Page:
I am pleased to announce that my newest book, Soul of My Voice, is now available at Lulu.com. Amazon.com and BarnesandNoble.com. This text was written as a workbook/journal to accompany my first book, Soul of Voice published in 2016. However, Soul of My Voice is just as effective as a stand alone book, chuck full of essays, poems, quotes, photos, writing prompts and mandalas. Happy reading (and writing, and coloring, etc.)!!
“Life without thankfulness is devoid of love and passion. Hope without thankfulness is lacking in fine perception. Faith without thankfulness lacks strength and fortitude. Every virtue divorced from thankfulness is maimed and limps along the spiritual road.”
― John Henry Jowett
Thankfulness has a much different connotation to me than the work gratitude. When one is in the state of being grateful, they are attuning their soul to their innermost thoughts. It is a private, inward experience. A way of Being—analytical and reflective. However, thankfulness or being thankful means that action in the present is being taken. One is purposefully thanking Providence, God or the Universe for any number of things that a person is glad for or joyful about. A person may also be thanking others for their words and services—perhaps their very being.
“Joy is thankfulness, and when we are joyful, that is the best expression of thanks we can offer…” ― Thaddeus of Vitovnica, Our Thoughts Determine Our Lives: The Life and Teachings of Elder Thaddeus of Vitovnica
Thankfulness is a sign something or someone has brought us joy—that our world is that much happier of a place to be in. In other words, we are happier people due to the fact that we have something or someone we are grateful for. Yet, true happiness comes in the act of verbalizing or demonstrating our thankfulness in meaningful ways.
So … it seems fairly clear to me …
If you want to be happy and have a joy-filled life, be grateful for your blessings.
But more importantly, speak out your thankfulness in both word and deed. Make clear to the Infinite Presence as well as those who cross your path that you are thankful for who they are and what they do!
Recently a friend of my son’s passed through our town after spending four months traveling alone on the Pacific Coast Trail. He began his adventure in Mexico and still had all of the states of Oregon and Washington to travel before his mission would be accomplished. I invited him over for dinner and we had a deep and serious conversation about the hardships and values of spending time alone with oneself, particularly in wilderness. He admitted that it was not for everyone. And that even now and then at the beginning of his hike he wondered if it was even for him. But after he finally passed through the threshold of loneliness, something soulful happened to him, opening him up to the significance of his initiatory experience which could only have occurred had he not become accustomed to solitude.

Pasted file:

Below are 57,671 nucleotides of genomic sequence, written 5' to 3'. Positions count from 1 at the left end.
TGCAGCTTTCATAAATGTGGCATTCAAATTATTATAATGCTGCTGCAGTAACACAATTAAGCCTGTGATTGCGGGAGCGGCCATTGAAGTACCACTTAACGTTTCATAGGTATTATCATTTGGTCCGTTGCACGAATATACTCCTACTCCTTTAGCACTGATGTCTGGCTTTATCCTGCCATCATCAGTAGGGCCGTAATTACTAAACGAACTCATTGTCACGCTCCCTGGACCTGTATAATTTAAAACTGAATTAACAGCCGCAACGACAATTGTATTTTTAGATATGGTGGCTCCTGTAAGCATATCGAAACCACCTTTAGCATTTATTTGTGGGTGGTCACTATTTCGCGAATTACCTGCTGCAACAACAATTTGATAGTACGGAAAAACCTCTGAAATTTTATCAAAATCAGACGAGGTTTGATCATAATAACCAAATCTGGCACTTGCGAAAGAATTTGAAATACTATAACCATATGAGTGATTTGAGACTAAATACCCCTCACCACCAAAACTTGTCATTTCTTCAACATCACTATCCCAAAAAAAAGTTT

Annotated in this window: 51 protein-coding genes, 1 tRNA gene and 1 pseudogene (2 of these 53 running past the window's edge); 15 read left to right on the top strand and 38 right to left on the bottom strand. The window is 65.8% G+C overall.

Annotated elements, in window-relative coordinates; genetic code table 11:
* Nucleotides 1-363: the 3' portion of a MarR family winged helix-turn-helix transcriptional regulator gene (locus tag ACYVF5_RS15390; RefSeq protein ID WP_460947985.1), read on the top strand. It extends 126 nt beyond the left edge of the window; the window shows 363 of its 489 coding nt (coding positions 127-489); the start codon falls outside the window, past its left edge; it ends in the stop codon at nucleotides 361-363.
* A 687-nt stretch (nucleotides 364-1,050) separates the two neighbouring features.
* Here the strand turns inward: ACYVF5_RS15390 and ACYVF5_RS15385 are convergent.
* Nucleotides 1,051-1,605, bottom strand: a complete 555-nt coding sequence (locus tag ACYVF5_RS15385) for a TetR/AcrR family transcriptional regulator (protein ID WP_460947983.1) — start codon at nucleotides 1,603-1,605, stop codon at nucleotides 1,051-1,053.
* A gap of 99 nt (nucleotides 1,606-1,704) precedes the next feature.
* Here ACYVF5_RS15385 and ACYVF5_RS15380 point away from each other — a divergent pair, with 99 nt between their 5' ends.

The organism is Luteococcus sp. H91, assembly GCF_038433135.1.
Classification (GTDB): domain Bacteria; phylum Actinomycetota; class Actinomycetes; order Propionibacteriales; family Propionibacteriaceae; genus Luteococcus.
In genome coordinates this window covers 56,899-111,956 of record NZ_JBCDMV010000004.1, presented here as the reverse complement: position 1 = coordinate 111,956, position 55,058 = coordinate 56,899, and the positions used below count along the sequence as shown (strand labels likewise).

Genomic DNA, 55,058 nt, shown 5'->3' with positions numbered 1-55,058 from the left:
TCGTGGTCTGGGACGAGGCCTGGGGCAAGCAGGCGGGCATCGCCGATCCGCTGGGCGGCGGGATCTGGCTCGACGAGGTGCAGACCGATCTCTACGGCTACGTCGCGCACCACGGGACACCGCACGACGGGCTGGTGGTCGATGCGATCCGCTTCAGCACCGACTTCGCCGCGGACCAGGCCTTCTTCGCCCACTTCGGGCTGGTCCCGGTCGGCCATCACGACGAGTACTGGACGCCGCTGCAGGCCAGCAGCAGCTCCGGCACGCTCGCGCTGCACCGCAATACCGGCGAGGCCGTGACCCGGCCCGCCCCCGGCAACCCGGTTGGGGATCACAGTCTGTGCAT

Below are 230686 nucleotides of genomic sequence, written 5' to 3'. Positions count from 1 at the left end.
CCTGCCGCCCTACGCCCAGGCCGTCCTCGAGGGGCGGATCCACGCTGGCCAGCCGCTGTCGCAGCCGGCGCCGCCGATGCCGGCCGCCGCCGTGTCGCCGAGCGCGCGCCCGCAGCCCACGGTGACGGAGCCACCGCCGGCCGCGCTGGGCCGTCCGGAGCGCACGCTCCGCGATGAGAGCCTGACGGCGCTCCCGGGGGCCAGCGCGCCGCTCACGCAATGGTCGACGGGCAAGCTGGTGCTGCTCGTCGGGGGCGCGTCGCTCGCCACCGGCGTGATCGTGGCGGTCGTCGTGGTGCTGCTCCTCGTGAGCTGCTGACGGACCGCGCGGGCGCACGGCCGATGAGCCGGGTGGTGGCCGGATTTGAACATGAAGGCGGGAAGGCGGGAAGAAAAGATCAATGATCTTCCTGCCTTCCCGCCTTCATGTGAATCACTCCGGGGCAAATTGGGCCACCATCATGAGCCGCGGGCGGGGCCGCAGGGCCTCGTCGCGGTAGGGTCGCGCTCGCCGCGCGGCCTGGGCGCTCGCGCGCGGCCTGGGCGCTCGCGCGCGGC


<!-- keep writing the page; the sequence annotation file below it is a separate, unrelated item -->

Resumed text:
Most of us will never have the opportunity to give ourselves over to a solitary nine month hike, nor perhaps should we. But to find a place of soulfulness, a sanctuary of solitude in our busy lives is more valuable than I think we can imagine. Nearly every great teacher, thinker and artist has gone through some kind of initiatory experience where like Jacob they have had to wrestle with their own angel. Or demon. (Or Daimon, as James Hillman puts it.) Whatever the dragon is that protects them from facing the ecstasy and the terror of their own soul.
A time of solitude I think is especially important to a young adult when they are looking toward discovering who they are, what their life’s purpose is all about, and what kind of person they hope to spend the rest of their life with. But the fear of loneliness is always their lurking in the shadows. So distraction becomes the name of the game—video games, TV, computer surfing, all nighters at bars—you name it.
I think as a culture we all need to take time out from our busy lives from time to time and give ourselves a sanctuary where our souls can be nourished and if needed, be made whole. Perhaps it may be taking up some creative activity, walking in nature, or even gardening. For my step-father it was tinkering in the garage. Whatever one chooses, it needs to be away from one’s phone, computer, family and neighbor. It needs to be in a treasured place where sanctuary is honored and aloneness tantamount. We need it as individuals, as a culture. We need it as inhabitants of this glorious interdependent planet.
I am not one to post anything political on either of my website blogs or Facebook accounts, but with all the anger and frustration bubbling up over this upcoming election, I cannot help but take a step back and look at how much has been accomplished in just the last ten years with regard to who can now realistically become President of this beautiful country. I consider myself and my children lucky to be living at a time when the best person for the job can actually have the job, should the popular and electoral vote prove them electable.
Perhaps for some people this is no big deal, but for me it is nothing short of miraculous. What a privilege to know that my cousins, nieces and nephews, should they desire a life of political service, achieve the highest office possible—and that in spite of their skin color or gender. And hopefully someday soon, their sexual identity. We all deserve to speak the truth of our voice! And especially if we are called to be President of the United States of America!!
I am excited to announce the recent publication of my book, Soul of Voice, which is now available in print as well as for electronic readers. Many of you have asked what it is I do in my private practice, and this book culminates my system as well as its application in a concise yet enriching manner. I plan to keep you posted when artists and other voice practitioners are utilizing my book and / or its methodology.